Me and my tank, military parade of the Greek National Festival, 25 March, 1962.
Shortly after finishing my studies at the University of Political Sciences in Paris, I moved to Greece; I quickly enlisted in order to complete my military service. I was in the calvary, which is to say the modern day tank regiment. I knew nothing about them, and to this day still know nothing, but I took great pleasure in driving these enormous machines, and nearly burst with pride during the national parade… only, barely after passing the doorway of the barracks, my tank broke down… The thought that this disaster could have occurred only a half hour earlier, during the parade…
Presentation of my Officer’s Sword, the Athenian Royal Palace, 1962.
After completing my studies at the reserve officer’s training school, King Paul, in the throne room of the Royal Palace, presented me with my sword. Behind him is the Queen Frederika, and behind her, the Princes Sophie of Greek and her husband, the Prince Juan Carlos of Spain, the future King and Queen of Spain. In morning coats and in uniforms were the members of the royal court. To the right, the cross on a table and the Bible, upon which I would take my oath of fidelity. The black tunic belongs to the barely noticeable Archbishop of Athens.
Centenary of the Greek Royal Dynasty, Athens, 1863.
In 1863, Prince William of Denmark, then aged 18, arrived in Athens after being chosen by the powers and elected by the people of Greece to rule under the name of George I. One hundred years later, his descendants honored this event with a large parade. On horses, from right to left, the Crown Prince Constantine, the future king, King Paul of Greece, Prince Pierre and myself. I have always hated horses. Mounting a horse was always a nightmare, particularly on this day. I was worried over the smallest mishap, and the ridicule that a fall might provoke. Fortunately, Queen Frederika, always sensible, had given me a few sedatives. In any event, I have never forgotten this ordeal. On the rostrum, we see the king of Denmark, Frederic IX, Queen Frederika in a white hat, and Queen Ingrid of Denmark.
Marriage of Princess Anne of France and Prince Amédée of Savoie Aoste, Naples, 1927.
After the church ceremony, the mother of the bride, the Duchess de Guise, my beloved grandmother, and the Duke d’Aoste, the father of the groom, in a court carriage, passed through the portal of the Royal Palace where the reception was held. The wedding, which took place in 1927, had a great popular impact. An immense crowd welcomed and applauded the newlyweds.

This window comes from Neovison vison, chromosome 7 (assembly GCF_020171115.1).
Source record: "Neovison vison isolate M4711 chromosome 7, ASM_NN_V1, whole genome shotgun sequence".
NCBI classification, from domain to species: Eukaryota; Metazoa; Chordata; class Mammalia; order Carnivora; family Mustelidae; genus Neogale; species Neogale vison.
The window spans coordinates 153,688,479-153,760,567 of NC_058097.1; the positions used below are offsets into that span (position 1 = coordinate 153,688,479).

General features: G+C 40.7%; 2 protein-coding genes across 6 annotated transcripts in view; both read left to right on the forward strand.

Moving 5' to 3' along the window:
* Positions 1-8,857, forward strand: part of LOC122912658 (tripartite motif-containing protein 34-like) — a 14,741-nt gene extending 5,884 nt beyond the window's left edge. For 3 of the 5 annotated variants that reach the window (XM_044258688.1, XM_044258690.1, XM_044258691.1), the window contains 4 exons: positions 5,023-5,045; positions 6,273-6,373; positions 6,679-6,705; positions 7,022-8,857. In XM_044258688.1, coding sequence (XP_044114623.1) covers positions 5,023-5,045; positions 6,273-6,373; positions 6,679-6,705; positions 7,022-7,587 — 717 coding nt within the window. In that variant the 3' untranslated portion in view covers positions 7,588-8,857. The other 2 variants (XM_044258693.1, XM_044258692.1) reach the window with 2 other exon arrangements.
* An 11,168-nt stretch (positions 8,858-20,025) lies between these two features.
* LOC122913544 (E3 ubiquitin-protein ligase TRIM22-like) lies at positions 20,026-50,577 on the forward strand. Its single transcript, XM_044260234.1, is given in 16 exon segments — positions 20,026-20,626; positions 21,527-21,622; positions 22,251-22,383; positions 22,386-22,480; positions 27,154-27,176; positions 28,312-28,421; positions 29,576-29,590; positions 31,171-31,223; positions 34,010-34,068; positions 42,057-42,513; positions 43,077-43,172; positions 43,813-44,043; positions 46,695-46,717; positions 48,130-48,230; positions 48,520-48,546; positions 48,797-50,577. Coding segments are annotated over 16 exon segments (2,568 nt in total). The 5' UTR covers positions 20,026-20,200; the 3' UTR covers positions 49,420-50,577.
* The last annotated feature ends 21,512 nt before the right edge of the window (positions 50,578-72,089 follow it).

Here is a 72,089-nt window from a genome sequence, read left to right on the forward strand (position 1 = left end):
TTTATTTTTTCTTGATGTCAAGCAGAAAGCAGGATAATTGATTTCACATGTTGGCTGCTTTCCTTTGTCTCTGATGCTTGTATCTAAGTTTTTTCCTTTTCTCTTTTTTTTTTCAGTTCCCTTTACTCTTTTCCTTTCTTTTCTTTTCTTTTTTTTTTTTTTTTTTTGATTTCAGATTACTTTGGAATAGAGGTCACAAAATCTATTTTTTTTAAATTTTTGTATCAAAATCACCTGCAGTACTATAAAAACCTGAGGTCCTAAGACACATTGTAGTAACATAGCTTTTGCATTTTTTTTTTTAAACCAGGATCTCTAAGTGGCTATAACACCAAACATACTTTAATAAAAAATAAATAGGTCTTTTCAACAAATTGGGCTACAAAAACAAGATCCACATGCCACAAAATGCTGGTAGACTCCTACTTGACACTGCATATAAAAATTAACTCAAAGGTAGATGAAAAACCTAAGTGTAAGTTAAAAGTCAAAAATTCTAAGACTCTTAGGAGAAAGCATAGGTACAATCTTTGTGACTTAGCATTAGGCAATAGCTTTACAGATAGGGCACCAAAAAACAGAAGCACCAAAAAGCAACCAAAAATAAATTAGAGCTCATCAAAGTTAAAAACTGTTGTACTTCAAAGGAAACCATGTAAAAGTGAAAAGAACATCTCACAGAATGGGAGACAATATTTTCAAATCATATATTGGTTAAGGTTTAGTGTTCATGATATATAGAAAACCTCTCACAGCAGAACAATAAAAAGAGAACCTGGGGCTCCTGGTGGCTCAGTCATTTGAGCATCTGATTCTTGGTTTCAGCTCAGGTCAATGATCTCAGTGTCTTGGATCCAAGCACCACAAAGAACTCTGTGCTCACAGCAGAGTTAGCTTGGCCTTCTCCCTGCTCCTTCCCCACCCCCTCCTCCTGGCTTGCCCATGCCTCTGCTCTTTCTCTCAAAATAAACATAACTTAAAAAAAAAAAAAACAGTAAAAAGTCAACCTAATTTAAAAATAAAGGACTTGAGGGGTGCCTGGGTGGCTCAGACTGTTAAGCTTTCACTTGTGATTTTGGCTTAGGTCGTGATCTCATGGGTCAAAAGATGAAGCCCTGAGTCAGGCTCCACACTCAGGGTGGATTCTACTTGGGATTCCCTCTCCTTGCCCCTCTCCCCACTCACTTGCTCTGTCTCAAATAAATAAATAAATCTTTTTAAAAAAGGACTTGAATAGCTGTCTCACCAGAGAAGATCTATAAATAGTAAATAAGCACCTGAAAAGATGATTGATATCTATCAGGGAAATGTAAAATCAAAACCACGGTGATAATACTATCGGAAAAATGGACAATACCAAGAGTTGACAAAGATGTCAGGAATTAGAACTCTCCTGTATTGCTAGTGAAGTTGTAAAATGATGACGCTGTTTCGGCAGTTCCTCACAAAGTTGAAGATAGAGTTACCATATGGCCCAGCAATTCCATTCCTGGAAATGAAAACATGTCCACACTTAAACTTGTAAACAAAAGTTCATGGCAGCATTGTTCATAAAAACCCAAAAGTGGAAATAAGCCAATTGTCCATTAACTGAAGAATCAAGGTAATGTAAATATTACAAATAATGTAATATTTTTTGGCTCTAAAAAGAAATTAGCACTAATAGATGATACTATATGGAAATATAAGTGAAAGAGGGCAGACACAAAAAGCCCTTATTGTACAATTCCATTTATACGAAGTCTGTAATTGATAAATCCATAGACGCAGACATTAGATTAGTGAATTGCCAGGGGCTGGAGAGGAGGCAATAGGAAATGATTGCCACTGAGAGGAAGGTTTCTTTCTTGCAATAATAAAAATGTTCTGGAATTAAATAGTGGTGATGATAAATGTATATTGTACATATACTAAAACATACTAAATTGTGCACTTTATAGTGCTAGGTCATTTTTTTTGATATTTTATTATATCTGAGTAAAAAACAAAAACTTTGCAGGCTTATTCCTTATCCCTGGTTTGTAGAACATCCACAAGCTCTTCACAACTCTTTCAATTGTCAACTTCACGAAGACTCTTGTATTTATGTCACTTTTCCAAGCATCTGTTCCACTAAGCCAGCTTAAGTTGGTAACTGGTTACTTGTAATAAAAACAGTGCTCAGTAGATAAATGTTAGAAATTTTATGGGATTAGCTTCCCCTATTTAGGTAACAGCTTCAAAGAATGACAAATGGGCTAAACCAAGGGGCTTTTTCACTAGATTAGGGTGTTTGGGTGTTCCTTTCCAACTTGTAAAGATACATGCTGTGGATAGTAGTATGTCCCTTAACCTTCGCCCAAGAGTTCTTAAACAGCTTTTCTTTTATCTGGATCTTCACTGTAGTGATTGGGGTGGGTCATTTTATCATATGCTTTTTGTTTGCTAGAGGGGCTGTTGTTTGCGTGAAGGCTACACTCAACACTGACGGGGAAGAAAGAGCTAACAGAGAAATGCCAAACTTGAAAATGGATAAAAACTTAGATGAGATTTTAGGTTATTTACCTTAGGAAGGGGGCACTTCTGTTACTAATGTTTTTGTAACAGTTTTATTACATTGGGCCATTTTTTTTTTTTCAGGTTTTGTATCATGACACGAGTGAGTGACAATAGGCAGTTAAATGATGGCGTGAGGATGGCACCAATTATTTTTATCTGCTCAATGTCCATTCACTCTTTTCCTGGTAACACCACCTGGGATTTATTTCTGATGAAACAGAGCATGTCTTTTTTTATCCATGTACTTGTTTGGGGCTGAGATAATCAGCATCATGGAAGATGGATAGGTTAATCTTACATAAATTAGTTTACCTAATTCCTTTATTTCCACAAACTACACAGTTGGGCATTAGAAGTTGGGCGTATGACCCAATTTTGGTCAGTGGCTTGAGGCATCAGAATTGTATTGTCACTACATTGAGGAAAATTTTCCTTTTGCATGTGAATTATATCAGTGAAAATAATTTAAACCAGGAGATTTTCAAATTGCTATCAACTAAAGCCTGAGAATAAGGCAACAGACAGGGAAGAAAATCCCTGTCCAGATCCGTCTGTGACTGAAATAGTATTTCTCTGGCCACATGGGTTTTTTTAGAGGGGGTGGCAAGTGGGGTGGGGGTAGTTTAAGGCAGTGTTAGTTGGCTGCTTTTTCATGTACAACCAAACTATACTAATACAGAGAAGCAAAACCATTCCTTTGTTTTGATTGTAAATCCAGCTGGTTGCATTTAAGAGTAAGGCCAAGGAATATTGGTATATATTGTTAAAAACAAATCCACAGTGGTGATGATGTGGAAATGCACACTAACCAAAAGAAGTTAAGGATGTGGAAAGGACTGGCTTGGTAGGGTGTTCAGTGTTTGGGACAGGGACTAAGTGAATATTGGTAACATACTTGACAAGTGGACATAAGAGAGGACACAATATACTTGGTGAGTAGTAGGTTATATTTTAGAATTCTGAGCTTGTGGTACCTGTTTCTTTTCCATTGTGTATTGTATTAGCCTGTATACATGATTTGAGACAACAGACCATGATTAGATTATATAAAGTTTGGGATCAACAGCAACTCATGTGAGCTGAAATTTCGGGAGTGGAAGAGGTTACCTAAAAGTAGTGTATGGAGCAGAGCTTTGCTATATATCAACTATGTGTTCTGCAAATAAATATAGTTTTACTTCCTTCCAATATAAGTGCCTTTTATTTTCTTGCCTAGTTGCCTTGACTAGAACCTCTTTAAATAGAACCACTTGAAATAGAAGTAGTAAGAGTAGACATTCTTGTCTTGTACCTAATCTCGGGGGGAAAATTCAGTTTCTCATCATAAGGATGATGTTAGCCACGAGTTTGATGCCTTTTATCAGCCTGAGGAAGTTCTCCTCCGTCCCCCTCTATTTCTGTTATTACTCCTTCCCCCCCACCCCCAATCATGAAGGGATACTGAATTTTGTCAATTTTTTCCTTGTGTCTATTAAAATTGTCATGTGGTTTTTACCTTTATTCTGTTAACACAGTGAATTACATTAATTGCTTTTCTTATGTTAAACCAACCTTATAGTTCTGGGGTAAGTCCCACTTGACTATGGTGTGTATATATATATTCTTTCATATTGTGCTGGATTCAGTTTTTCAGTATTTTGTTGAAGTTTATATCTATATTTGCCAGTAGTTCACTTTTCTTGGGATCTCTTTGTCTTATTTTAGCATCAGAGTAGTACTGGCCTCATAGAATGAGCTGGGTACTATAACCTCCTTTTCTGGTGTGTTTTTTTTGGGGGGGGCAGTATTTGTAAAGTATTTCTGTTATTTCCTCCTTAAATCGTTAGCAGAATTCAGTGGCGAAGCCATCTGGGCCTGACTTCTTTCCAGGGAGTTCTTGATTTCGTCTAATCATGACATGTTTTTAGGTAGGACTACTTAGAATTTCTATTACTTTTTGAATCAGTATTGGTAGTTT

Millenary of Mount Athos, 1963.
In the north of Greece, the peninsula of Mount Athos appears as an immense forest peppered with twenty or so medieval monasteries and ends at the imposing peak of the Sacred Mountain. This community is the only true theocratic state in the world, which is to say that God alone is the head of state. It is a semi-independent state with its own traditions and privileges. The Greek royal family and the Orthodox prelates gathered to celebrate the millenary. Between the never-ending Orthodox ceremonies that took place in this or that monastery, we had a moment to relax on the balcony of one of the monasteries. King Paul in the black sunglasses, the Crown Prince Constantine with his back turned and myself mid-laugh facing the camera, chatting with some of the prelates. At lunch with the Orthodox Patriarchs, I was seated beside a representative of the Russian Church, Monsignor Nicodème. This personage, large, stocky, and red-haired, made me feel ill at ease; as I wrote then in my journal “I wouldn’t be surprised if he were a member of the KGB.” More than forty years later, I read an article in le Figaro confirming my suspicions; he was in fact a distinguished member of the Soviet secret service.
My first visit to Greece, 1953.
My mother Françoise died in 1953, I was 14 years old. I came to Greece for her burial in the Greek Royal Pantheon in Tatoï near Athens. It was my first visit to my country. I was brought to the Acropolis, amongst other places, where I was photographed alongside a young boy, George Levidis, the son of the Grand Marshall of the Court. Although I arrived in Greece behind my mother’s coffin, I would find many years of happiness.